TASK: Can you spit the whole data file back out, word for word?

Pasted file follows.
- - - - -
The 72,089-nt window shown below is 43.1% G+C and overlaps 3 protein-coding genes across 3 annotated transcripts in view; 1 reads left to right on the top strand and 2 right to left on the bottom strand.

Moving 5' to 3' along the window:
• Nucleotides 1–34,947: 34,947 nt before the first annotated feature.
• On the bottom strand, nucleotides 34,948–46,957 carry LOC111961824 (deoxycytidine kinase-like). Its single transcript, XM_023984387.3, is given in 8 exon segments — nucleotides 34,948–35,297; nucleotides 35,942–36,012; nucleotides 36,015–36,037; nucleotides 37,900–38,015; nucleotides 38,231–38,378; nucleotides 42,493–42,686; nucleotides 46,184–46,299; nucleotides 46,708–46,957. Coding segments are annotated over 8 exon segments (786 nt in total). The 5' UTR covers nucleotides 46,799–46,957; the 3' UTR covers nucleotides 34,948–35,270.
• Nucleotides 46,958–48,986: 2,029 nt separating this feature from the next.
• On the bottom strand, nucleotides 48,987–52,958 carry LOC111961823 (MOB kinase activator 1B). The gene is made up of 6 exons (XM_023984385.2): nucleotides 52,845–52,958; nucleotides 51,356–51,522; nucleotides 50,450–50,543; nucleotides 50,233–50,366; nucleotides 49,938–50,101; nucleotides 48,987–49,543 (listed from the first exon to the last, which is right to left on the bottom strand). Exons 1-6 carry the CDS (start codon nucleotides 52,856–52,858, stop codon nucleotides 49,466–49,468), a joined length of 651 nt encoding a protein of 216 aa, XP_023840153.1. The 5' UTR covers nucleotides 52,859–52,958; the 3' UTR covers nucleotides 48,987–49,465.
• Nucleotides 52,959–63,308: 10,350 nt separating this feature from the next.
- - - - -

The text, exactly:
The 72,089-nt window shown below is 43.1% G+C and overlaps 3 protein-coding genes across 3 annotated transcripts in view; 1 reads left to right on the top strand and 2 right to left on the bottom strand.

Moving 5' to 3' along the window:
• Nucleotides 1–34,947: 34,947 nt before the first annotated feature.
• On the bottom strand, nucleotides 34,948–46,957 carry LOC111961824 (deoxycytidine kinase-like). Its single transcript, XM_023984387.3, is given in 8 exon segments — nucleotides 34,948–35,297; nucleotides 35,942–36,012; nucleotides 36,015–36,037; nucleotides 37,900–38,015; nucleotides 38,231–38,378; nucleotides 42,493–42,686; nucleotides 46,184–46,299; nucleotides 46,708–46,957. Coding segments are annotated over 8 exon segments (786 nt in total). The 5' UTR covers nucleotides 46,799–46,957; the 3' UTR covers nucleotides 34,948–35,270.
• Nucleotides 46,958–48,986: 2,029 nt separating this feature from the next.
• On the bottom strand, nucleotides 48,987–52,958 carry LOC111961823 (MOB kinase activator 1B). The gene is made up of 6 exons (XM_023984385.2): nucleotides 52,845–52,958; nucleotides 51,356–51,522; nucleotides 50,450–50,543; nucleotides 50,233–50,366; nucleotides 49,938–50,101; nucleotides 48,987–49,543 (listed from the first exon to the last, which is right to left on the bottom strand). Exons 1-6 carry the CDS (start codon nucleotides 52,856–52,858, stop codon nucleotides 49,466–49,468), a joined length of 651 nt encoding a protein of 216 aa, XP_023840153.1. The 5' UTR covers nucleotides 52,859–52,958; the 3' UTR covers nucleotides 48,987–49,465.
• Nucleotides 52,959–63,308: 10,350 nt separating this feature from the next.